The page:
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Prepare students early for course technology

 

Every semester as I head into my courses I have the goal to improve my courses using tech tools. Usually I have decided on particular goals for the delivery of the course and have chosen the technologies that will help me attain those goals. The technology, of course, is merely a tool to help deliver the material effectively. As such, it is important to me that the students not get bogged with the particulars of how to use it. 

Survey

Understanding my students’ familiarity with the technology helps me direct my training tools. About a month prior to the start of the Spring semester I surveyed the students to get a sense for their level of comfort with the specific tools, and to understand what hardware (ex. smart phone vs tablet vs laptop vs desktop, Apple OS vs Windows vs Chrome) they were coming in with. From this I knew which resources were going to take more effort from me to get everyone up to speed.

Unexpected results

Leaving room for discovery opens up new doors. I actually had not considered using Pinterest in any way initially but the survey revealed that over 75% of the students were already using this resource. When in Rome….

Tools I use:

  • Google calendar – the class calendar has a URL that the students can subscribe to for automatic updating whenever I change the events. The calendar is also displayed in the course for the half of the class that are not currently using electronic calendars.
  • Twitter feeds – I have provided links to feeds that I think are important, however the feeds are also displayed within the course Moodle site. The small number of Twitter users can follow directly but the other students will view within the course.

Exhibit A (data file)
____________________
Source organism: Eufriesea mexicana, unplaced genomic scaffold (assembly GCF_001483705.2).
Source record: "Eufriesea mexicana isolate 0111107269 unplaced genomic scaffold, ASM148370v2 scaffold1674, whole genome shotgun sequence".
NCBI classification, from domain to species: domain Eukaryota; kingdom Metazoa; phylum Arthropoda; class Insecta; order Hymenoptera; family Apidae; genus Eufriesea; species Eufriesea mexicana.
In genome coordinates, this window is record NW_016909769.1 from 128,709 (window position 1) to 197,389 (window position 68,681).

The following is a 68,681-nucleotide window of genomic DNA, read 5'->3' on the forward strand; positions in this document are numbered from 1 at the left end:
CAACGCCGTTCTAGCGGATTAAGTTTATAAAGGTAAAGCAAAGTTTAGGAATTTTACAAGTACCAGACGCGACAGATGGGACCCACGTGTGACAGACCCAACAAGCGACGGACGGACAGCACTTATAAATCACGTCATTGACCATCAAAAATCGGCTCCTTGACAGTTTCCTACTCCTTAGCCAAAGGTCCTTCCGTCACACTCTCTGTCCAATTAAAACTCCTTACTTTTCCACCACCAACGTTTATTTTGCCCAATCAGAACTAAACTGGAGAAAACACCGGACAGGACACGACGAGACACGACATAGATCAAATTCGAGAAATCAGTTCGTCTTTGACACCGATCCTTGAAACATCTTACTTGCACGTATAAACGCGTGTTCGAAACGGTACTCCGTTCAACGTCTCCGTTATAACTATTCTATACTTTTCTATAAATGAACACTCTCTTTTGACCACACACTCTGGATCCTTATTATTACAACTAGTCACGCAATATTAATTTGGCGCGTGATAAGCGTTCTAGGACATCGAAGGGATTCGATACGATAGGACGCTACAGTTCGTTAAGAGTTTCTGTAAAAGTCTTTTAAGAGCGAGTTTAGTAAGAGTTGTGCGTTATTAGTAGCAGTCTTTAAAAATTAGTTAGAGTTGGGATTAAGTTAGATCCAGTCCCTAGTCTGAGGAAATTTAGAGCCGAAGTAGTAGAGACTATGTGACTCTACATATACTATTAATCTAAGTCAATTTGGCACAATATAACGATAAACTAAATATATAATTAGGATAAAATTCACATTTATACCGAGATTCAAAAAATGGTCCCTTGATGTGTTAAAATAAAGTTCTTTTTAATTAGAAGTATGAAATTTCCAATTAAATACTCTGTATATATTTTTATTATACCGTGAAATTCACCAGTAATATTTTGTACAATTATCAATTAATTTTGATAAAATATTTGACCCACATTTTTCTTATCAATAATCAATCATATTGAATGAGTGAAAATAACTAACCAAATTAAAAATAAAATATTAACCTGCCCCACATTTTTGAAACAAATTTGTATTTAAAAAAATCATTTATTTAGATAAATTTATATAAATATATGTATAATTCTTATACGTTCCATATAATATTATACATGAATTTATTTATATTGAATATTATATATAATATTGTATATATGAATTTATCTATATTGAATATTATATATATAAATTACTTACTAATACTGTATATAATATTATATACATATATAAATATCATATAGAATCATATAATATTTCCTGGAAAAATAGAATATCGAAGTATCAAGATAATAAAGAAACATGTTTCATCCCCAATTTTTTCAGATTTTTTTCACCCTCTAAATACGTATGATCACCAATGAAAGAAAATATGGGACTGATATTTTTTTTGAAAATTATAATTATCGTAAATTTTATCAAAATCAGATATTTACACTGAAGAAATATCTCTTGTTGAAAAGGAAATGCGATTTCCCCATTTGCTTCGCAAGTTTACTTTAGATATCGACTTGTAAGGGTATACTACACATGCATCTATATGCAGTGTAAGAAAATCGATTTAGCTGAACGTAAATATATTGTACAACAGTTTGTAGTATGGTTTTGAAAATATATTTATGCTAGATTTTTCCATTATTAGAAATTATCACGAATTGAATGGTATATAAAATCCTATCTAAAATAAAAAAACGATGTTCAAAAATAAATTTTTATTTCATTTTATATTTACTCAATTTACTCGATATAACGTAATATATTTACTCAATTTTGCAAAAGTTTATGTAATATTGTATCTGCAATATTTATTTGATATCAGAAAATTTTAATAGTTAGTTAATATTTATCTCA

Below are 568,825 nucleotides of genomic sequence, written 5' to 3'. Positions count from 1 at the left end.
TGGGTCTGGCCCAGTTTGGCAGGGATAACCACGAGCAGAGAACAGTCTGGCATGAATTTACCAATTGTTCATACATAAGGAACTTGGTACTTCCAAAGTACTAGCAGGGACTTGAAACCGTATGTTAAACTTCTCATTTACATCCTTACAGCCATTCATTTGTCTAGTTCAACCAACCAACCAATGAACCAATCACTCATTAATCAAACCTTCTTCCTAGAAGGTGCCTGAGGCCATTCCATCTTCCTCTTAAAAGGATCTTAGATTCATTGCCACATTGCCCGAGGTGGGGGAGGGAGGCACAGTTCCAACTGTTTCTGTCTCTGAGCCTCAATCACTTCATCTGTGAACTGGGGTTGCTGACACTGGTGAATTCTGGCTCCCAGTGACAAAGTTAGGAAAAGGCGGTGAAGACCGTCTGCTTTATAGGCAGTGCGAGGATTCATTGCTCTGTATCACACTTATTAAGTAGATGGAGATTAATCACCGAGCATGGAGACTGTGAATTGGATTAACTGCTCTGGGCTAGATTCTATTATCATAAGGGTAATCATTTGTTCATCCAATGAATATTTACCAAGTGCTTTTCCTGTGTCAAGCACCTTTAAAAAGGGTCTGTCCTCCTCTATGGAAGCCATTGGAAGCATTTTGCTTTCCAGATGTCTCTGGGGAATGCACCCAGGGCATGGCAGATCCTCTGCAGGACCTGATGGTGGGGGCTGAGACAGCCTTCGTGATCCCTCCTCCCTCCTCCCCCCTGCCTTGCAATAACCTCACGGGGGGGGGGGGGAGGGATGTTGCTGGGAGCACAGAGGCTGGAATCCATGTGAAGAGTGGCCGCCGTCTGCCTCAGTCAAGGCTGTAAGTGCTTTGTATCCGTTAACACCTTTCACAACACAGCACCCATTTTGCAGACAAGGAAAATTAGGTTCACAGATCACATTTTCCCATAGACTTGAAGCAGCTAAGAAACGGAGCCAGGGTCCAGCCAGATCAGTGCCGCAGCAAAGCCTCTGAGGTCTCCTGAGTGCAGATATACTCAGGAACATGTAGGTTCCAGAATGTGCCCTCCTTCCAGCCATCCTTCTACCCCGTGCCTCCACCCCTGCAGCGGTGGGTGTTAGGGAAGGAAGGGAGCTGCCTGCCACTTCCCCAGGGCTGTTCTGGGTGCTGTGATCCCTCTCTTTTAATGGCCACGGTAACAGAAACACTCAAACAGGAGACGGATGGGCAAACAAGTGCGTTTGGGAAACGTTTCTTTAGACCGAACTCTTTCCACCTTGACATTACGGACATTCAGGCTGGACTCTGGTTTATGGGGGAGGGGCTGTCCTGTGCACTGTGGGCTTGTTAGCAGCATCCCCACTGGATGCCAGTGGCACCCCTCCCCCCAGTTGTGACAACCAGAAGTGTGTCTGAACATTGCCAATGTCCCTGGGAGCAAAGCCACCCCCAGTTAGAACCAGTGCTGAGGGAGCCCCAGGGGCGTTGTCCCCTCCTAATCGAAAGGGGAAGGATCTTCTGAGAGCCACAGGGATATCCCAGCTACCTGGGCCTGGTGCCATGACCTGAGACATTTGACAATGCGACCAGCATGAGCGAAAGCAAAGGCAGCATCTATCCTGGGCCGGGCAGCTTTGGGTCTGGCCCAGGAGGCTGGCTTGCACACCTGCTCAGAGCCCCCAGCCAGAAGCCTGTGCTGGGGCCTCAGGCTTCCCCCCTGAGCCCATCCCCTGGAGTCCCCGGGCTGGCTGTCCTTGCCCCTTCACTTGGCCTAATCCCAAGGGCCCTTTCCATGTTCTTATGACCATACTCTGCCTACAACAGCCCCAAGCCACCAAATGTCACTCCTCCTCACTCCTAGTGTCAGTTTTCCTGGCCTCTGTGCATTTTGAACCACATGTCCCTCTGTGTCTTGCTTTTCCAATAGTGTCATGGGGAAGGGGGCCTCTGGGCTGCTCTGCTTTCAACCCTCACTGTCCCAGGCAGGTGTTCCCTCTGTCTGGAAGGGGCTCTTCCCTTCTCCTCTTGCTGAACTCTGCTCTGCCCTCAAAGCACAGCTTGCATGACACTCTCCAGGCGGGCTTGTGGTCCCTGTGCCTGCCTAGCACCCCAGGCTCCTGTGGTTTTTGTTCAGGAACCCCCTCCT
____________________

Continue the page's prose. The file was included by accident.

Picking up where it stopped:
• Google documents/presentations/spreadsheets – my survey indicated that most students were pretty familiar with these already so these will be set up when the activity calls for it.
  • YouTube channel – I have set up the class channel, invited each of the students to join it, and will set it up so that they can all contribute to it. YouTube is now under Google control so according to my pre-class survey, the login and channel subscription should be pretty familiar to most students. View the class channel below
  • PollEverywhere for in-class polling PollEverywhere allows students to use their personal mobile devices that I know from the preclass survey that all of them have. I’ve created a static PollEverywhere page for my class so students can use the same bookmark, twitter address, or texting number throughout the semester. I chose this approach so that we don’t have to communicate new input techniques every time I want to poll the class.
  • Pinterest – I have set up a class pinning board, invited all the students to follow it, and will set it up so that they can all contribute to it.
  • Flipboard– Students were not familiar with this reader aggregation application so I have developed pretty extensive instructions on setting it up. I have set up a class magazine that students can choose to subscribe to, or they can view a web version in their browser.

My last tasks for the spring semester setup have been to provide detailed documentation about use and setup of each of the tools, and plenty of opportunity for the students to get these tools set up in advance. The documentation page addresses all the tools noted earlier, and attempts to step them through a checklist of tools. I am also hoping to use the new Badges feature to add incentives for the students to work through the list, however, as a new feature, that will require more exploration on my part.

What technology tools are you using this semester? Share how you prepare your students for them in the comments below.

Antonio Izzo is the faculty technology fellow and assistant professor in Biology at Elon University.

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